An engineer with decades of military research experience is now leading the Institute for Systems Engineering Research (ISER), a collaborative effort between the U.S. Army Engineer Research and Development Center (ERDC) and Mississippi State University.
Reed Mosher, director emeritus of ERDC’s Information Technology Laboratory and most recently a research data scientist at Jackson State University, is the new director of ISER, housed in Vicksburg at ERDC. Mosher spent 40 years at ERDC before retiring in 2018.
“Dr. Mosher brings a wealth of experience and connections to this role,” said MSU Interim Vice President for Research and Economic Development Julie Jordan. “MSU has a long history of successful collaborations with ERDC, and ISER has provided even more opportunities for projects that benefit the U.S. military, MSU and the state of Mississippi. ISER is truly a unique asset for our state, and I look forward to seeing it continue to thrive under Dr. Mosher’s leadership.”
ISER works to mitigate risk, reduce cost and improve efficiency in Department of Defense acquisition programs, serves as an additional asset for the state’s industrial base for systems engineering related tasks, and creates an environment that draws DoD and civilian industry development to Mississippi.
A Maine native, Mosher earned his master’s degree from Mississippi State and his doctorate from Virginia Tech, both in civil engineering. He spent 15 years working in ERDC’s Geotechnical and Structures Lab, including four years as the lab’s lead technical director for military engineering. From 2008-2018, he served as director of ERDC’s Information Technology Lab and as a member of the U.S. Army’s Senior Executive Service.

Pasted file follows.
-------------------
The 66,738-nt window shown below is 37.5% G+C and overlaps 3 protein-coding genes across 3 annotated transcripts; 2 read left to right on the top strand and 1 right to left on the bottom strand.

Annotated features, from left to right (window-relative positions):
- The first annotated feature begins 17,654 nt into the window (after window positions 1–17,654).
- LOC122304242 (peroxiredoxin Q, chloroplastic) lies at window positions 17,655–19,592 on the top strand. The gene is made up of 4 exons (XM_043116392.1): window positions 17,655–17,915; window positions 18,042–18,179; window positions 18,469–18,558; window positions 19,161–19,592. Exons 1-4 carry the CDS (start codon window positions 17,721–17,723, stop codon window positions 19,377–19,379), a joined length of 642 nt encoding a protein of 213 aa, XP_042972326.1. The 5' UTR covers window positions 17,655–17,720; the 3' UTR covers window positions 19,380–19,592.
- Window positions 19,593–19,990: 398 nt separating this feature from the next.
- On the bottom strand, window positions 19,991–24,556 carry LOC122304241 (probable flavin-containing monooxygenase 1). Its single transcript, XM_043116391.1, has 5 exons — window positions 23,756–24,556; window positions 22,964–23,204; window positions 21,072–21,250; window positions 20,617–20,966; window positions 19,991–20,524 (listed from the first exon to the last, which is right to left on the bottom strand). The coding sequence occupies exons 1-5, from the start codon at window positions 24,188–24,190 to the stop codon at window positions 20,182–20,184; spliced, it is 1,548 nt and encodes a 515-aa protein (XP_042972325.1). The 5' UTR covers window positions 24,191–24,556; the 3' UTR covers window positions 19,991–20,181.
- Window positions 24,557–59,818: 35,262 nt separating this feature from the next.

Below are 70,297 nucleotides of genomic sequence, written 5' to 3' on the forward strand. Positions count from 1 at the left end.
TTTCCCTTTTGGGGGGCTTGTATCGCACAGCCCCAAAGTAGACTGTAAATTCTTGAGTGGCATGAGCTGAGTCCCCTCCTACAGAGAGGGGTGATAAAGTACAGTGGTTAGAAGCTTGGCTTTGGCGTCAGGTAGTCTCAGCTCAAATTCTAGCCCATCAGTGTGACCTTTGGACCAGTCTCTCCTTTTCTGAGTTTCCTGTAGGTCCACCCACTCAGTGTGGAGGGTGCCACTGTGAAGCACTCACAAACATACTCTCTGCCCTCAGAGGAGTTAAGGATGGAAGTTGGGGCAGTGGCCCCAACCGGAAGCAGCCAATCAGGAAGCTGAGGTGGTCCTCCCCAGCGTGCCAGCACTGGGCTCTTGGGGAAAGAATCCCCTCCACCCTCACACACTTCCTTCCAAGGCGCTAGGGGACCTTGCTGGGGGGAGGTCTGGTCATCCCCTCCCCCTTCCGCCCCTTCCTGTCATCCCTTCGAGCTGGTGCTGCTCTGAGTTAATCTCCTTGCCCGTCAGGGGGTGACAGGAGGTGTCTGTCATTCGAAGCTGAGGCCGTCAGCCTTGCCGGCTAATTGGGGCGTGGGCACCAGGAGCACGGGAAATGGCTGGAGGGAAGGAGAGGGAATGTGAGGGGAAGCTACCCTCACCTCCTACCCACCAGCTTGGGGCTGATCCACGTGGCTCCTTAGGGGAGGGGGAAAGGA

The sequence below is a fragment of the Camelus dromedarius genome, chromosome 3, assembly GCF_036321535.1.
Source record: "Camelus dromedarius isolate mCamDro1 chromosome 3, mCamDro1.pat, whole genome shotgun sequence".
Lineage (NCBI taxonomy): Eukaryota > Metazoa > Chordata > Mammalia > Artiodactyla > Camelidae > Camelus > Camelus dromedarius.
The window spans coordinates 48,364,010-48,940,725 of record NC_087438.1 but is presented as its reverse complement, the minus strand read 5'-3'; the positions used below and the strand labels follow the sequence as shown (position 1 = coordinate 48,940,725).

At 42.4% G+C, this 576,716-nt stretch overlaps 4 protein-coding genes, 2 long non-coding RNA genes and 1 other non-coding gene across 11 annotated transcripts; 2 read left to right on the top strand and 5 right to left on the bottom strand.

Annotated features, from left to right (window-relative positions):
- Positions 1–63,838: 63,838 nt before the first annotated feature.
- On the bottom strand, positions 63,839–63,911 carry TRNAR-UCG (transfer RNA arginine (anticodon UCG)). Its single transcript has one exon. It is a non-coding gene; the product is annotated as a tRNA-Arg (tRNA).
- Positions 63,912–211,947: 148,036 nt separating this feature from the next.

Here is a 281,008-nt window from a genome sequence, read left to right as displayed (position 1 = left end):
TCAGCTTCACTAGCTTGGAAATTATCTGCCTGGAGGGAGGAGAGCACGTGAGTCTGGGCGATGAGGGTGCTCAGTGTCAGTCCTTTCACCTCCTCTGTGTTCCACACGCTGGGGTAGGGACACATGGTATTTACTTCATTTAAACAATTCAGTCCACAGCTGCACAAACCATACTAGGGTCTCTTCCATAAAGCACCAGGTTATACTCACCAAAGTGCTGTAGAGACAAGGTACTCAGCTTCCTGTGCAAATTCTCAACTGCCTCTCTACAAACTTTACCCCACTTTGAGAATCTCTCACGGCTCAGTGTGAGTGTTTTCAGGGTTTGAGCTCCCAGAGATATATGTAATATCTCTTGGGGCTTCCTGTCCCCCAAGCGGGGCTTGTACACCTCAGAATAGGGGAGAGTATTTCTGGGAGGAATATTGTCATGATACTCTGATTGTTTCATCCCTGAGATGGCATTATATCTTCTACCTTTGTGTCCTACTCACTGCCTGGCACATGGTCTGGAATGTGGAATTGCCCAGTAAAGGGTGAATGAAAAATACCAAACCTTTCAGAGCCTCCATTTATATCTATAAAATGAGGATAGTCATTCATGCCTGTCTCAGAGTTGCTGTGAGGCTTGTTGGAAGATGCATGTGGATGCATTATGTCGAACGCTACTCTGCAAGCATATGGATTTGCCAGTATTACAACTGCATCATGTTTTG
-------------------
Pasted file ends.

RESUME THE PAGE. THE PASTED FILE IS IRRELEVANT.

Mosher was a part of teams that investigated terrorist attacks such as the Oklahoma City bombing, the 9-11 attack on the Pentagon, the Khobar Towers bombing in Saudi Arabia, and attacks on U.S. embassies in West Africa. He received the Department of Defense Distinguished Civilian Service Award, the highest award given by the Secretary of Defense to a civilian career employee, and the Army Engineer Association’s Bronze de Fleury Medal, for his leadership in research that has led to the development of innovative technologies for force protection of U.S. military and civilian personnel worldwide from terrorist bombings and conventional weapons.
“The thing I think I will enjoy the most is working with the university professors to figure out what can be done and how we can make an impact. You often have people from five different departments working together on a problem that no single department could do on its own, but they all work together to solve it. Being a catalyst for that is really exciting.”
Mosher said he looks forward to seeing ISER take advantage of opportunities in emerging research areas such as artificial intelligence, augmented reality, and virtual reality, in addition to the institute's work supporting Mississippi manufacturers. He also is excited about the unique opportunities afforded by ISER’s connection to MSU and ERDC.
“We want to get students at MSU connected to internships and other opportunities in Vicksburg, which gives them exposure to everything going on at ERDC,” Mosher said. “The thing I think I will enjoy the most is working with the university professors to figure out what can be done and how we can make an impact. You often have people from five different departments working together on a problem that no single department could do on its own, but they all work together to solve it. Being a catalyst for that is really exciting.”